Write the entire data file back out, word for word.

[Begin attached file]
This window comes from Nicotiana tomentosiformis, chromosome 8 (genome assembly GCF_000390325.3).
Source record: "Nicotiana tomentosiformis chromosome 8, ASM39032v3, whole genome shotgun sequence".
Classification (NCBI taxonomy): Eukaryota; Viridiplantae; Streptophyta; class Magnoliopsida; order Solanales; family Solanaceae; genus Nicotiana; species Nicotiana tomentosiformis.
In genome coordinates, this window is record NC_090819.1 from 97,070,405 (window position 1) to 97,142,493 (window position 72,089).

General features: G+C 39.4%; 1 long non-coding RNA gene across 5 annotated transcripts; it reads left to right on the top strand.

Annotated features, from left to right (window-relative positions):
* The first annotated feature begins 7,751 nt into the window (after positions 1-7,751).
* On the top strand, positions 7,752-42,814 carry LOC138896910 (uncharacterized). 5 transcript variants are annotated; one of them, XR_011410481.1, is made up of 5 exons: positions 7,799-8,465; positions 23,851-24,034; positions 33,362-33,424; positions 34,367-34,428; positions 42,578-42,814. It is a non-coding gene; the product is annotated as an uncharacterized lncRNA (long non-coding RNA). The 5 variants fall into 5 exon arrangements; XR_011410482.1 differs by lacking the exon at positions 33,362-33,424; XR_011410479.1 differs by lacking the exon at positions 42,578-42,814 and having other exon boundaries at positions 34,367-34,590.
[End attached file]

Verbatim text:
This window comes from Nicotiana tomentosiformis, chromosome 8 (genome assembly GCF_000390325.3).
Source record: "Nicotiana tomentosiformis chromosome 8, ASM39032v3, whole genome shotgun sequence".
Classification (NCBI taxonomy): Eukaryota; Viridiplantae; Streptophyta; class Magnoliopsida; order Solanales; family Solanaceae; genus Nicotiana; species Nicotiana tomentosiformis.
In genome coordinates, this window is record NC_090819.1 from 97,070,405 (window position 1) to 97,142,493 (window position 72,089).

General features: G+C 39.4%; 1 long non-coding RNA gene across 5 annotated transcripts; it reads left to right on the top strand.

Annotated features, from left to right (window-relative positions):
* The first annotated feature begins 7,751 nt into the window (after positions 1-7,751).
* On the top strand, positions 7,752-42,814 carry LOC138896910 (uncharacterized). 5 transcript variants are annotated; one of them, XR_011410481.1, is made up of 5 exons: positions 7,799-8,465; positions 23,851-24,034; positions 33,362-33,424; positions 34,367-34,428; positions 42,578-42,814. It is a non-coding gene; the product is annotated as an uncharacterized lncRNA (long non-coding RNA). The 5 variants fall into 5 exon arrangements; XR_011410482.1 differs by lacking the exon at positions 33,362-33,424; XR_011410479.1 differs by lacking the exon at positions 42,578-42,814 and having other exon boundaries at positions 34,367-34,590.